• Expert nutritionists recommend that we eat 2 - 3 servings of dairy produce per day and 2 - 3 servings of meat, poultry, fish, shellfish or pulses a day. They also advise us that 10 - 15% of our calorie intake should be made up of protein.
  • As some protein-rich foods, especially animal produce, are high in calories and bad fat, they should be eaten in moderation and prepared in a healthy way. For example, use grilling and roasting as cooking methods rather than frying or deep fat frying.
  • Eating plenty of fresh fruit and vegetables can lower the risk of developing any illnesses that may be caused by eating a diet that consists of mainly meat and if possible try to eat fish, particularly oily fish, at least three times a week.

Is too much protein bad for you?
Although the body needs a certain amount of protein, too much can be harmful for a person's health.

There is a significant risk of high cholesterol, due to the high amount of saturated fats in certain foods, which could in turn lead to heart disease and stroke.

Too much protein also puts a strain on the liver and kidneys. Foods that contain protein have high levels of nitrogen, which are harmful to the body and must be eliminated. The role of the kidneys is to filter out waste products and therefore an excess of protein will force the kidneys to work harder to remove the nitrogen waste from the body. This stress could ultimately lead to kidney disorders or damage to the body's filtering capacities.

Due to the inability of the body to store excess protein, any surplus protein that is consumed is then converted into glucose in the liver and either used up as energy or stored as fat.

Some protein-rich foods are high in nucleic acids, which when broken down, are converted into uric acid. Consequently, too much uric acid in the blood can lead to gout, an extremely uncomfortable condition that causes a person's joints to become inflamed, tender and agonizingly painful to move.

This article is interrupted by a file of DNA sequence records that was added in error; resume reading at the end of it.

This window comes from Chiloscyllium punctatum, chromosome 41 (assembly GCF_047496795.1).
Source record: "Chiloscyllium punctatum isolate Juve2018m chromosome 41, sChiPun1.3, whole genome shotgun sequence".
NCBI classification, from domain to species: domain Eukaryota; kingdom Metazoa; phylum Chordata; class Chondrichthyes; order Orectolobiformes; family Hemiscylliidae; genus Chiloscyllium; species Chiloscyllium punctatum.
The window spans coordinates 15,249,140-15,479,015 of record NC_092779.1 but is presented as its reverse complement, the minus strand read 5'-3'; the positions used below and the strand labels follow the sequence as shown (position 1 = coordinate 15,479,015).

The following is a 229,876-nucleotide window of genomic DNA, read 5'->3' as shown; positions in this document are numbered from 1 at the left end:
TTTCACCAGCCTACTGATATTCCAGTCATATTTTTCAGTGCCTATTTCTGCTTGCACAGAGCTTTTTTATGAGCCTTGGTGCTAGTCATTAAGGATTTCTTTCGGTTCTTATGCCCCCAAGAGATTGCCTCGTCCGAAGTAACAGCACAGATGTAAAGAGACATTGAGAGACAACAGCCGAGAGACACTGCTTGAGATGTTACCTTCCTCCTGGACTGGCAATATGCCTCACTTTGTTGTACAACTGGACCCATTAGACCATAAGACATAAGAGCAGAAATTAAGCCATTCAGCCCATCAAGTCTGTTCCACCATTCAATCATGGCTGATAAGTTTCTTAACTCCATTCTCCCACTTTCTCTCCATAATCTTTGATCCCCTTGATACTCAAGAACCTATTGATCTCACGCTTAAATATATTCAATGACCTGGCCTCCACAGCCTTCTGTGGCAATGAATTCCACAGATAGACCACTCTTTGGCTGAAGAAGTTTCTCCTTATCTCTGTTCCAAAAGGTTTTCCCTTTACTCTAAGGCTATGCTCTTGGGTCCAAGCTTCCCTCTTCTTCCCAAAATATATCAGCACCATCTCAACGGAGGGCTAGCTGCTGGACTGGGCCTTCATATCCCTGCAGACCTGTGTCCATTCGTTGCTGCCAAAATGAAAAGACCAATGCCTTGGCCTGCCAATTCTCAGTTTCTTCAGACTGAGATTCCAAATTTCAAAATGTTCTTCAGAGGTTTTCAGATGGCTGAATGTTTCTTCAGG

Finally, too much protein in the diet could also lead to osteoporosis (thinning of the bones), as an excess of protein promotes the loss of calcium in the bones through urine.

Can too little protein affect our health?
Just as too much protein is detrimental to our health, too little protein can also affect the body negatively.

Many foods containing protein are also good sources of iron amongst other minerals and vitamins. A lack of iron can result in tiredness and fatigue, leaving the body weak and with little energy.
Protein in the body is lost daily and therefore must be replenished daily through the diet. Too little protein can cause skin problems and generally give us an unhealthy and tired appearance.

Protein is needed to repair and create new cells, tissues, hormones, enzymes and muscles and a lack of protein can prevent these processes from being carried out correctly.

In children, who need a lot of protein to help them grow and develop, not enough protein can lead to a stunted growth and even poor mental development.

So how on earth do you know when you had too much or too little?
Although every person’s body is different the professors and scientists at Herbalife has formulated the Herbalife Formula 1 - Healthy Meal (shake mix) to contain the perfect balance between protein, carbohydrates, fats and oils and essential nutrients.

What did you have for breakfast? Click here


If you need help with customizing a program for your, email me right now with your contact details.